By Jack Petocz
While sitting at my desk at Flagler Palm Coast High School, I witness teachers’ intense dedication, knowledge and exhaustion. Throughout my eleven years attending the Flagler County School District, I have been provided with immense opportunities, from numerous extracurriculars to the loaning of a school-issued laptop. The singular resource that reigns supreme in my mind is access to our teachers and staff.
Devoted to educating with love and passion, our faculty are being demonized and targeted. Already overworked and underpaid during the Covid pandemic, we’re seeing a stark and dangerous shift as teachers and other school employees are vilified by parental fringe groups and GOP legislation. Unfortunately, unsurprisingly, we’re experiencing a mass exodus of these professionals. There are currently 72 job vacancies alone in the Flagler County school district, 11 of them teachers, 4,200 teacher vacancies across Florida, according to the Florida Education Association, a record, a shortage termed “crical” by the Department of Education.
Locally, we’ve seen an attack on our talented support staff, with the attempted banning of four titles from our school libraries. In efforts to diversify content and provide representation of different communities, media specialists have worked diligently to provide inclusive content. Particularly, they’ve amplified marginalized voices such as LGBTQ+ and BIPOC perspectives (Black, Indigenous, People of Color).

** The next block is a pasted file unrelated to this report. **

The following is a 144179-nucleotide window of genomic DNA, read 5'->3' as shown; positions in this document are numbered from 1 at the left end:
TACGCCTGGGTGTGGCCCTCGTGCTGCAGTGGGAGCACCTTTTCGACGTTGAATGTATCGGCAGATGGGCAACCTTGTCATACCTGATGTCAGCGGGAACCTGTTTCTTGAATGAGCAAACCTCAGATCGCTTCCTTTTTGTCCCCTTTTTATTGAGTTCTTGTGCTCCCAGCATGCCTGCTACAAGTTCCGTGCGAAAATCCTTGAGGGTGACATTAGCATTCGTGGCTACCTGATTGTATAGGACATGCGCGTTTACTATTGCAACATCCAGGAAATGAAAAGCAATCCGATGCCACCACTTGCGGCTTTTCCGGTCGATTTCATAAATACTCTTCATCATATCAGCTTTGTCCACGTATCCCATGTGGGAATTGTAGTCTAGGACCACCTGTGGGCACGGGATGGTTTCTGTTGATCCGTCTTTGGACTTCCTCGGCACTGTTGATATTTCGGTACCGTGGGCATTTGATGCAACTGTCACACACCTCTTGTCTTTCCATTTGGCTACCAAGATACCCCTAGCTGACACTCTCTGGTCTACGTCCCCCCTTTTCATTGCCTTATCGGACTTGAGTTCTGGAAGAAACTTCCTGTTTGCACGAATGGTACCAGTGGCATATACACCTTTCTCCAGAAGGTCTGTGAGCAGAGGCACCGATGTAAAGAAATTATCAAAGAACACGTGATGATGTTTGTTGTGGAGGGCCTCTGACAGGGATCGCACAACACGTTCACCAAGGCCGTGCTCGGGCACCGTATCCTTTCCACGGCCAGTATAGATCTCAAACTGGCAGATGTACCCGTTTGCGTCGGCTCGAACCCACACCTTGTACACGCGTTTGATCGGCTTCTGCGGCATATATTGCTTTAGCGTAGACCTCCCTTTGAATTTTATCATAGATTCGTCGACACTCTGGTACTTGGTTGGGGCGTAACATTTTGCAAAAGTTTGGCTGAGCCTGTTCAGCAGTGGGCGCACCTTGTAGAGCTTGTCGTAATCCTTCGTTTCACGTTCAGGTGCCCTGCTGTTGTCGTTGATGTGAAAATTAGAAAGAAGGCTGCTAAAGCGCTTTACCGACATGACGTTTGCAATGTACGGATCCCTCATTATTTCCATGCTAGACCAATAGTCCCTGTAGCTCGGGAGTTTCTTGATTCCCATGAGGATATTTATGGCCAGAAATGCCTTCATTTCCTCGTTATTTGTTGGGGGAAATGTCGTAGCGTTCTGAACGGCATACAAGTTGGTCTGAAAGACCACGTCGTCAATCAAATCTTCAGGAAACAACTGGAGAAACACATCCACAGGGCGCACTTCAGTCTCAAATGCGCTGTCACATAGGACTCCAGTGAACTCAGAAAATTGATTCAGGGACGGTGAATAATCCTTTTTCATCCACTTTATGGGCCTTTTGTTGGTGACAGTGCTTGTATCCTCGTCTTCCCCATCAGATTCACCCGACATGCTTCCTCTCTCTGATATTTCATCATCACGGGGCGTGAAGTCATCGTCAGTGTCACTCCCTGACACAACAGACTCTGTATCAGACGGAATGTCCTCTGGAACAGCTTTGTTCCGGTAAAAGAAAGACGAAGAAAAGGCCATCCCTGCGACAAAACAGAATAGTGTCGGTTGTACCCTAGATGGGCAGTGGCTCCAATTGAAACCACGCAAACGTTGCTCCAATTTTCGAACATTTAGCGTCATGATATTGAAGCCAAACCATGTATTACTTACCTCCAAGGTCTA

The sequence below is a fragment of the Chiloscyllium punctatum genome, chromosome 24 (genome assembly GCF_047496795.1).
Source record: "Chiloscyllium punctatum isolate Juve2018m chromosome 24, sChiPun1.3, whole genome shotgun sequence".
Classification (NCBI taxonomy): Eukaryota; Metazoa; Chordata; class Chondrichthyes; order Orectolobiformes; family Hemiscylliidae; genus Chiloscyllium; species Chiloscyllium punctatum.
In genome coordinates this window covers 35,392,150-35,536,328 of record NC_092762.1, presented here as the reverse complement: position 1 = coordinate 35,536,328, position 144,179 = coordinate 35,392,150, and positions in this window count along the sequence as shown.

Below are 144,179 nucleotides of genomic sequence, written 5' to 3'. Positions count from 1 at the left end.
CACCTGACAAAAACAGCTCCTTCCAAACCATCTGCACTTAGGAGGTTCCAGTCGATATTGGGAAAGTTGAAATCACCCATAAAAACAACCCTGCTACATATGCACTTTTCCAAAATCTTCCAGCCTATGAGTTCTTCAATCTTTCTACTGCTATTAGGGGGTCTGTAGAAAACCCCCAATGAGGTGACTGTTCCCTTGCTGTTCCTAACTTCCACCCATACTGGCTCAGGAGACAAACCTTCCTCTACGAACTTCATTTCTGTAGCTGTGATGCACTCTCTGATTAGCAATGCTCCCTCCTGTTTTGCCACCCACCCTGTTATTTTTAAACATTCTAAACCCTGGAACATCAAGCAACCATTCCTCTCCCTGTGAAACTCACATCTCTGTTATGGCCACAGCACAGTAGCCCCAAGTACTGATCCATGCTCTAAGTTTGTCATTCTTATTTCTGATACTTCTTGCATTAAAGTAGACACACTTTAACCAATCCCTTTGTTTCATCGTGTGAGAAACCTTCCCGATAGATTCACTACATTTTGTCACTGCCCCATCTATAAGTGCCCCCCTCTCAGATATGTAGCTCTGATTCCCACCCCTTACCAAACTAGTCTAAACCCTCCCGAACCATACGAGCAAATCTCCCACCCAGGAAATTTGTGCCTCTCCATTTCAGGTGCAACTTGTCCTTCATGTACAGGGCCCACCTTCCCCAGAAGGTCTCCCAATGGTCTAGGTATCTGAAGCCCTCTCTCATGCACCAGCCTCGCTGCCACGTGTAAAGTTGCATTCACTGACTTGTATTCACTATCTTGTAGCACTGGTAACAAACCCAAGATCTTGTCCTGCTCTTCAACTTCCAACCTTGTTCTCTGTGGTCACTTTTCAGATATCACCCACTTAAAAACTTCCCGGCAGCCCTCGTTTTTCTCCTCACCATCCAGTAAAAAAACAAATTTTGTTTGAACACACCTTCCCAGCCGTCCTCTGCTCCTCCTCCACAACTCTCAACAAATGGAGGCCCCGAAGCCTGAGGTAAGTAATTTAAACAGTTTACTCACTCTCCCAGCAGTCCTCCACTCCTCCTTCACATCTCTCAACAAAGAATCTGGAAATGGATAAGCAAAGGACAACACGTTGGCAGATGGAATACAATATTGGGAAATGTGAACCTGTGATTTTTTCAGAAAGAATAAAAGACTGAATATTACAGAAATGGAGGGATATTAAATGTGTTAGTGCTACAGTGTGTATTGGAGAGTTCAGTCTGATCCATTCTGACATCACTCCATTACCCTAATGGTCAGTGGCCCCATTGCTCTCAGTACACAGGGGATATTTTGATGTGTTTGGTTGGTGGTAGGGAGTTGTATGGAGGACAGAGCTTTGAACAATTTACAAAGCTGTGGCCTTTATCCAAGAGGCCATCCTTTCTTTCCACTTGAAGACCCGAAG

Outraged by this progression, a local board member filed a police report over the inclusion of these titles at our local high schools, arbitrarily declaring one “pornographic.” Not only was this an attempt to silence voices of minority groups, but it was a direct attack on our staff. Make no mistake, the filing of the police report sought one end: to intimidate and threaten. Although the Flagler County Sheriff’s Office dismissed the complaint–there was no basis for a criminal investigation–the precedent remained. It was a case of bullying on the basis of bigotry.
In another push to diminish queer voices, the Florida Senate Education Committee passed SB 1834. Coined the “Dont Say Gay” bill by activists, the proposed legislation aims to prohibit “a school district from encouraging classroom discussion about sexual orientation or gender identity in primary grade levels.” This will effectively marginalize the experiences of LGBTQ+ individuals and erase our existence within public school environments. There is no current definition of “primary grade levels” within Florida statute, potentially leading to arbitrary and capricious enforcement. In addition, the law seeks to force staff members to divulge sensitive information to parents, such as sexuality.
This is not fostering a safe environment in our schools. If a teacher is required to out a student, that child may face abuse and incredible stress within their home environment. The law’s protections against that are vague and subjective, and easily misunderstood. According to a study conducted by the ACLU, 40 percent of homeless youth identify within the LGBTQ+ community. In addition, the Trevor Project finds queer youth are “four times more likely to seriously consider suicide.”